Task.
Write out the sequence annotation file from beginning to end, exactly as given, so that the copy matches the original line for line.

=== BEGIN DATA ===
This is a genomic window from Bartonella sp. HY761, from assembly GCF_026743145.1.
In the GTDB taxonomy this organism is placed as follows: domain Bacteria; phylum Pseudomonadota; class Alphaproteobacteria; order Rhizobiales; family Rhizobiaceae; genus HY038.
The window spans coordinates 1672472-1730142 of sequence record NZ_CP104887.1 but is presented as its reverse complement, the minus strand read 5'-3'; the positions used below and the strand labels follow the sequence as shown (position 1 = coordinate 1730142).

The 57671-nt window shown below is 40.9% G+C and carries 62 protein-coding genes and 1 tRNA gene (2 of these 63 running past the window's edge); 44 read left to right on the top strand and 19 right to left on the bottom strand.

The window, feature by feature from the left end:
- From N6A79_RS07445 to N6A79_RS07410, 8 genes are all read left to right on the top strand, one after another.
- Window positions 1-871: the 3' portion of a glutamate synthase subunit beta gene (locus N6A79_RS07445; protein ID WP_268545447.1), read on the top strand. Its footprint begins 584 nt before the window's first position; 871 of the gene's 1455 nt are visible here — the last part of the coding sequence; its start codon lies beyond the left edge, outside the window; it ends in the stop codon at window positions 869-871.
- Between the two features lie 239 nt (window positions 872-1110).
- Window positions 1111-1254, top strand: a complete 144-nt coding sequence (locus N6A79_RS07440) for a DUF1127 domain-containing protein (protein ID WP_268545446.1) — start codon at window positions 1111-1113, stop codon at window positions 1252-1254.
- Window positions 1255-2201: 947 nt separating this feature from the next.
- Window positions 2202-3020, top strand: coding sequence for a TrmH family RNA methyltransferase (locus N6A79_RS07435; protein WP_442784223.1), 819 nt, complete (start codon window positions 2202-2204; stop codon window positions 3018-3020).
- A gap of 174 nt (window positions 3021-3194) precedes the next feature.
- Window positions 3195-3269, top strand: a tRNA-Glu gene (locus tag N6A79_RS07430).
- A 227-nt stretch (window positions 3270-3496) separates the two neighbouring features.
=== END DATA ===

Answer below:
This is a genomic window from Bartonella sp. HY761, from assembly GCF_026743145.1.
In the GTDB taxonomy this organism is placed as follows: domain Bacteria; phylum Pseudomonadota; class Alphaproteobacteria; order Rhizobiales; family Rhizobiaceae; genus HY038.
The window spans coordinates 1672472-1730142 of sequence record NZ_CP104887.1 but is presented as its reverse complement, the minus strand read 5'-3'; the positions used below and the strand labels follow the sequence as shown (position 1 = coordinate 1730142).

The 57671-nt window shown below is 40.9% G+C and carries 62 protein-coding genes and 1 tRNA gene (2 of these 63 running past the window's edge); 44 read left to right on the top strand and 19 right to left on the bottom strand.

The window, feature by feature from the left end:
- From N6A79_RS07445 to N6A79_RS07410, 8 genes are all read left to right on the top strand, one after another.
- Window positions 1-871: the 3' portion of a glutamate synthase subunit beta gene (locus N6A79_RS07445; protein ID WP_268545447.1), read on the top strand. Its footprint begins 584 nt before the window's first position; 871 of the gene's 1455 nt are visible here — the last part of the coding sequence; its start codon lies beyond the left edge, outside the window; it ends in the stop codon at window positions 869-871.
- Between the two features lie 239 nt (window positions 872-1110).
- Window positions 1111-1254, top strand: a complete 144-nt coding sequence (locus N6A79_RS07440) for a DUF1127 domain-containing protein (protein ID WP_268545446.1) — start codon at window positions 1111-1113, stop codon at window positions 1252-1254.
- Window positions 1255-2201: 947 nt separating this feature from the next.
- Window positions 2202-3020, top strand: coding sequence for a TrmH family RNA methyltransferase (locus N6A79_RS07435; protein WP_442784223.1), 819 nt, complete (start codon window positions 2202-2204; stop codon window positions 3018-3020).
- A gap of 174 nt (window positions 3021-3194) precedes the next feature.
- Window positions 3195-3269, top strand: a tRNA-Glu gene (locus tag N6A79_RS07430).
- A 227-nt stretch (window positions 3270-3496) separates the two neighbouring features.